Philippa Forrester talks for the first time of son’s life threatening brain tumour in support of The Brain Tumour Charity and their HeadSmart campaign

In 2016 Philippa Forrester and husband, photographer and wildlife cameraman Charlie Hamilton James, were told their eldest son was “probably going to die” of a rare brain tumour.  Forrester has chosen to ‘go public’ with their story now in order to raise awareness of The Brain Tumour Charity’s HeadSmart campaign for early diagnosis in what is Brain Tumour Awareness Month.
More than 30 children and young adults are diagnosed with a life threatening brain tumour every day and it’s the biggest killer disease of children in the UK.
Forrester, best know for presenting iconic shows including Tomorrow’s World, Robots Wars and Crufts, moved to the US with her family in 2014 as husband Hamilton James now works as a photographer for National Geographic Magazine.   Fred, who featured in the couple’s BBC1 hit series Halcyon River Diaries, was suffering from exhaustion and migraines, but Forrester was told by doctors that was ‘perfectly normal’ for any 15 year old boy whose parents also suffer from migraines.
It wasn’t until Fred complained he was struggling to focus on his computer that Forrester decided to have his eyes tested.  After an initial consultation, a second opinion was sought and it was then the seriousness of the situation became apparent.  A MRI was arranged for the next day and whilst waiting for the results Fred had his first seizure.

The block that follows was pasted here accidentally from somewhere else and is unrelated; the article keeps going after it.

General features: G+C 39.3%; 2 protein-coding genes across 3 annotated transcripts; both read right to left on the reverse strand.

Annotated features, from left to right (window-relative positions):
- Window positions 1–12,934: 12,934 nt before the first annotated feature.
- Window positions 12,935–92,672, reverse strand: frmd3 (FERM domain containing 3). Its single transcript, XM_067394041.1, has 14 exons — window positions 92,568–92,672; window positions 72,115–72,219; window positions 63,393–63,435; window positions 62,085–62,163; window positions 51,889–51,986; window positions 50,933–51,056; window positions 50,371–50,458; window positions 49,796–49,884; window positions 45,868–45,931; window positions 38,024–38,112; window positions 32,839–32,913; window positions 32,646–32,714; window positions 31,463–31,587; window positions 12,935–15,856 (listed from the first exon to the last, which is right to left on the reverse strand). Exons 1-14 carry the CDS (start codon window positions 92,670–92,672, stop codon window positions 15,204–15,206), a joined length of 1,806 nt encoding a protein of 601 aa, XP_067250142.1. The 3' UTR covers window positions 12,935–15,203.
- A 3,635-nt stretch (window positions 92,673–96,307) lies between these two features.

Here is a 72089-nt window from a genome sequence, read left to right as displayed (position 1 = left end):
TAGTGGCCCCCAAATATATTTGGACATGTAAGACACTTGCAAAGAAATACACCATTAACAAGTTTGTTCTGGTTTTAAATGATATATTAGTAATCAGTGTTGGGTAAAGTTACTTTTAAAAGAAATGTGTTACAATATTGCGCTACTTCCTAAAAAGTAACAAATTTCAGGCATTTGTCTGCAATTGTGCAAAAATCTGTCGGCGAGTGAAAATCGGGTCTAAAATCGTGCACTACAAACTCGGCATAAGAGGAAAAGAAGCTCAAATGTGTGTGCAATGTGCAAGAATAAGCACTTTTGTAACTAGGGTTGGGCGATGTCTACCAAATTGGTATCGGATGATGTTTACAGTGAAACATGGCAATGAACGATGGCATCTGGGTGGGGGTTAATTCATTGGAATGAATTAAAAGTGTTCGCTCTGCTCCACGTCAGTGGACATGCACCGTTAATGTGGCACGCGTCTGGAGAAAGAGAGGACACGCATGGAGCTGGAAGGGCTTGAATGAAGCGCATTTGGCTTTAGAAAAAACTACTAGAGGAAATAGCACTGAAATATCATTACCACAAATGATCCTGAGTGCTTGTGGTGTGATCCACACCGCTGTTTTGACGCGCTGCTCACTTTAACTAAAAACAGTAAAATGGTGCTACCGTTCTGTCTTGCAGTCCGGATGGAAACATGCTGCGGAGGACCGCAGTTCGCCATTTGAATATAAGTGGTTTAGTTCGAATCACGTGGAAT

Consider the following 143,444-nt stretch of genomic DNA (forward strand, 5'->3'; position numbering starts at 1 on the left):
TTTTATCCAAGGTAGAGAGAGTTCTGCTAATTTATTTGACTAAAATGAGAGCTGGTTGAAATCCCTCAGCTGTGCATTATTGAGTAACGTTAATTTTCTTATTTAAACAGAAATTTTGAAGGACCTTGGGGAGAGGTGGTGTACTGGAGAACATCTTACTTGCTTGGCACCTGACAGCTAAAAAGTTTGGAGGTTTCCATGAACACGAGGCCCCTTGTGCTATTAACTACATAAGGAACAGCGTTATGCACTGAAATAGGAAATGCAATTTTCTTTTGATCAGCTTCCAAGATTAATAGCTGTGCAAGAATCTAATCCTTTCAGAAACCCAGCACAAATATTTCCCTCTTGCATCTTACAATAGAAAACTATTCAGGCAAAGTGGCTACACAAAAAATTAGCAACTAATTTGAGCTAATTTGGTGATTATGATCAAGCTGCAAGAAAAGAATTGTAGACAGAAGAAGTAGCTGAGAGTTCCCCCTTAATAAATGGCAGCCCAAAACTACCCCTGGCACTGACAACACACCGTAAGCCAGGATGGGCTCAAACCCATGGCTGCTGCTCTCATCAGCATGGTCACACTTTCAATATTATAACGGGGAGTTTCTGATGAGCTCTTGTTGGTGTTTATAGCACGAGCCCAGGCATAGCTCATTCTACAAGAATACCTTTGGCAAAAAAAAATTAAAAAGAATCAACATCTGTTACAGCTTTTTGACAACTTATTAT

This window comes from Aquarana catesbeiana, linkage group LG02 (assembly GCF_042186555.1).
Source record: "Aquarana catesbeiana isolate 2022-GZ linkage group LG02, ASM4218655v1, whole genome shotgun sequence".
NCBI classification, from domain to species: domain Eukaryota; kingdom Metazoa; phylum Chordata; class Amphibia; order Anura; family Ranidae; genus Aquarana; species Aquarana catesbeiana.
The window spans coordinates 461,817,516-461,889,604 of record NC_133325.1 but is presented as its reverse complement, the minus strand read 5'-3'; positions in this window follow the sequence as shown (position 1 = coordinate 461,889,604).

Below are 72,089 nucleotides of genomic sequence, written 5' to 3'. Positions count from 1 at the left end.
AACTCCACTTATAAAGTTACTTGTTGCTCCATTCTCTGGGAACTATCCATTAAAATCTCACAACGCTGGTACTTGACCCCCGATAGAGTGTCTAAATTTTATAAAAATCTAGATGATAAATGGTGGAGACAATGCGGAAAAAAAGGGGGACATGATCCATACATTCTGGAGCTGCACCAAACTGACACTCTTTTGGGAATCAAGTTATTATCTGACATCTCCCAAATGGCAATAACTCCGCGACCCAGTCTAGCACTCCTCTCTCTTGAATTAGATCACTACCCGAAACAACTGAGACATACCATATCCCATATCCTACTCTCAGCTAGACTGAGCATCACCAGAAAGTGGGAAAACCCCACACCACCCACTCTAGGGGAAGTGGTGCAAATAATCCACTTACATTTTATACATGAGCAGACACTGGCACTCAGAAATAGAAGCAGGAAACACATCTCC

Forrester explains “In the emergency room, after settling Fred on IV anti seizure medication and reassuring him that he was going to be OK, we were led into another room and shown a picture of the scan. The doctor didn’t need to point anything out the tumour was so big it was hard to see anything else.”
It was then they were told the outcome was poor and their son may not survive long enough to receive the treatment he needed to save his life.   It was his father’s birthday and Hamilton James had to drive 4 hours to reach the hospital, as Fred was flown by air ambulance, not knowing whether his son would survive the journey, let alone the day.
Fred did survive and is making good progress.  The tumour was cancerous but slow growing, so with regular scans and medication, he is rebuilding his life and both his parents are thankful he didn’t need chemotherapy to radiotherapy.
Forrester is supporting The Brain Tumour Charity’s HeadSmart campaign for early diagnosis.  For more information, please visit

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